Dataflow programming embodies these principles, with spreadsheets perhaps the most widespread embodiment of dataflow. For example, in a spreadsheet you can specify a cell formula which depends on other cells; then when any of those cells is updated the first cell's value is automatically recalculated. It's possible for one change to initiate a whole sequence of changes, if one cell depends on another cell which depends on yet another cell, and so on.
The dataflow technique is not restricted to recalculating numeric values, as done in spreadsheets. For example, dataflow can be used to redraw a picture in response to mouse movements, or to make a robot turn in response to a change in light level.
One benefit of dataflow is that it can reduce the amount of coupling-related code in a program. For example, without dataflow, if a variable X depends on a variable Y, then whenever Y is changed X must be explicitly recalculated. This means that Y is coupled to X. Since X is also coupled to Y (because X's value depends on the Y's value), the program ends up with a cyclic dependency between the two variables. Programs can avoid this cycle by using an observer pattern, but only at the cost of introducing a non-trivial amount of code. Dataflow improves this situation by making the recalculation of X automatic, thereby eliminating the coupling from Y to X. Dataflow makes implicit a significant amount of computation that must be expressed explicitly in other programming paradigms.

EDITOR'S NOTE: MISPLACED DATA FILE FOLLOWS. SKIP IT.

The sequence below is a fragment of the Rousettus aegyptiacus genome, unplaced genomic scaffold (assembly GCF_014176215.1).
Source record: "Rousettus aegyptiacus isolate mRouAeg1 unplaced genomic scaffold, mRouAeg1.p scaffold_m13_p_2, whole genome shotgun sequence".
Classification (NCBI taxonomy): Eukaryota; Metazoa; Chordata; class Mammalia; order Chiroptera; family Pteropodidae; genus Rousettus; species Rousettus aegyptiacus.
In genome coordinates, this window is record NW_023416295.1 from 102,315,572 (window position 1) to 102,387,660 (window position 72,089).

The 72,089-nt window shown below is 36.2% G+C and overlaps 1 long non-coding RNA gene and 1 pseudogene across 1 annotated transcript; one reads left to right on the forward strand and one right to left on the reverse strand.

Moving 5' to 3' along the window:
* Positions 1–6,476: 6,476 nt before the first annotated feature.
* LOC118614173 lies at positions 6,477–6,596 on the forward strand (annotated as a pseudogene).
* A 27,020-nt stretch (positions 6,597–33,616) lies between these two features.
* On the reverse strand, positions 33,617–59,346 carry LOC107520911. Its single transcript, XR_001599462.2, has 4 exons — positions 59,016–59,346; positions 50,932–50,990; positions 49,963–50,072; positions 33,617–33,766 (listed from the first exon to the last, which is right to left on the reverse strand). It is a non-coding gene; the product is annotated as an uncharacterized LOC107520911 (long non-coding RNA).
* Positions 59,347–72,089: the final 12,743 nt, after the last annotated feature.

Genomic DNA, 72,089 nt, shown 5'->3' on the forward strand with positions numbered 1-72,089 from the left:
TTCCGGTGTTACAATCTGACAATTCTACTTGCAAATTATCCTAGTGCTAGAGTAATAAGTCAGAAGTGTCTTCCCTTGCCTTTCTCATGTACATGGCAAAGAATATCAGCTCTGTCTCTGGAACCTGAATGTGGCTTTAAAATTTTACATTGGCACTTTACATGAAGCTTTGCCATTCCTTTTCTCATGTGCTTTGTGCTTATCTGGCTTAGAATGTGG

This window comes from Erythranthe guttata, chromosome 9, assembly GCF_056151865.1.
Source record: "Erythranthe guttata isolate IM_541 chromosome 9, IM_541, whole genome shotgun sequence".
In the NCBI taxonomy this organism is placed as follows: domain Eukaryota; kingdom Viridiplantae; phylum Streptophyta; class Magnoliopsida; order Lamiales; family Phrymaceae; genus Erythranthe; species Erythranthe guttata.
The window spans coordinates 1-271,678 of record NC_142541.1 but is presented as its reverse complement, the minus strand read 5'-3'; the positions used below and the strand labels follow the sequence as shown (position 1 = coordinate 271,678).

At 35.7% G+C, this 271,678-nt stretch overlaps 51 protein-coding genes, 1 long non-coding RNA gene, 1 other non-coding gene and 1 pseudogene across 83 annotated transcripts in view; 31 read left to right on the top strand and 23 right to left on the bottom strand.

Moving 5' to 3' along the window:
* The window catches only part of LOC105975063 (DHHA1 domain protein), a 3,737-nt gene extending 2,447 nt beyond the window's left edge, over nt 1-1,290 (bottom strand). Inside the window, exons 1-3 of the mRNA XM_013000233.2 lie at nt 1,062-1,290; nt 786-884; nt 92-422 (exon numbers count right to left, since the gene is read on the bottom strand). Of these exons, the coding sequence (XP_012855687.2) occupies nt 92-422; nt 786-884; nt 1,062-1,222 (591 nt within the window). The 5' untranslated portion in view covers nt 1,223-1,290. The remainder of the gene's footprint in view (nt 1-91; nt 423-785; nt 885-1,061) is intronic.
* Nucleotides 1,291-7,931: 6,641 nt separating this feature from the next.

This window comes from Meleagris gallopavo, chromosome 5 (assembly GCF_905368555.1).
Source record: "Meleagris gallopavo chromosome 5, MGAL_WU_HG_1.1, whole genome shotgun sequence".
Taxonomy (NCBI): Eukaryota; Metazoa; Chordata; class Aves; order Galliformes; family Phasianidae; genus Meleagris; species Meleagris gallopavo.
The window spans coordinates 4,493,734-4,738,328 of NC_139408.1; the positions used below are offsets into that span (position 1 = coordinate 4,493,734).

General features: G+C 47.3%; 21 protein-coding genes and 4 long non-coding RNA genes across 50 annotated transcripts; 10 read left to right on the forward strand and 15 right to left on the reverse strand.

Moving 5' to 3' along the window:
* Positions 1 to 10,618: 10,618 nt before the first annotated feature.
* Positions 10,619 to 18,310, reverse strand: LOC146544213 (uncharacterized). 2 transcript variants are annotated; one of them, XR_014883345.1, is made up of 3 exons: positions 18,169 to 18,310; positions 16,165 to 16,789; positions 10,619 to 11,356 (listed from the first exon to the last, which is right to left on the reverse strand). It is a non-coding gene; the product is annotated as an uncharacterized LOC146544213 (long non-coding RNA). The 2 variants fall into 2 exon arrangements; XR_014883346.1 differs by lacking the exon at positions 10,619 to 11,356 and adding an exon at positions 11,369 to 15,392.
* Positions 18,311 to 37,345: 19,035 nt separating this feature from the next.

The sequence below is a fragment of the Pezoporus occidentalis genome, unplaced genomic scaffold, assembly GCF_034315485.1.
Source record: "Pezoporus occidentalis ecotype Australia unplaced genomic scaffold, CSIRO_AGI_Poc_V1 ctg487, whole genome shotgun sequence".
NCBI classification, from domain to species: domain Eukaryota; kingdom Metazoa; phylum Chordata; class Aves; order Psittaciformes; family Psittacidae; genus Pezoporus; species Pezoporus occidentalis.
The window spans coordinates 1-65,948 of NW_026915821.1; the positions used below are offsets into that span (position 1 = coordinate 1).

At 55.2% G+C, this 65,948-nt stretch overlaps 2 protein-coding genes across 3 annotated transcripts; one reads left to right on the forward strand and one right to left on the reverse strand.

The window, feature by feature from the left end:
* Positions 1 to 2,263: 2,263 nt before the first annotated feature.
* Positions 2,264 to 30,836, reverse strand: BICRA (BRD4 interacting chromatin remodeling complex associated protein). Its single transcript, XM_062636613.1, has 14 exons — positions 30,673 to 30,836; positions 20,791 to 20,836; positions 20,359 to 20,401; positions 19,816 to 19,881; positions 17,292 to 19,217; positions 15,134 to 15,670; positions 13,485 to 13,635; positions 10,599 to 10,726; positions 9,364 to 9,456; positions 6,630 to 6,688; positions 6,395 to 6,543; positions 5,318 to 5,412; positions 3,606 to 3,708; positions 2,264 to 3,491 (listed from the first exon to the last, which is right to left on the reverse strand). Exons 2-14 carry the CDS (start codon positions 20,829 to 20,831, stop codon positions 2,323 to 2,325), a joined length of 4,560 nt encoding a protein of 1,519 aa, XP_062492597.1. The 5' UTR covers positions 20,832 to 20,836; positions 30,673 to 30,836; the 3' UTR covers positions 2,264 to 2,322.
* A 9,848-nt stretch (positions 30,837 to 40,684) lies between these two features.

Dataflow is also sometimes referred to as reactive programming.
There have been a few programming languages created specifically to support dataflow. In particular, many (if not most) visual programming languages have been based on the idea of dataflow.
In Kahn process networks, named after Dr. Gilles Kahn, the processes are determinate. This implies that each determinate process computes a continuous function from input streams to output streams, and that a network of determinate processes is itself determinate, thus computing a continuous function. This implies that the behaviour of such networks can be described by a set of recursive equations, which can be solved using fixpoint theory. The movement and transformation of the data is represented by a series of shapes and lines.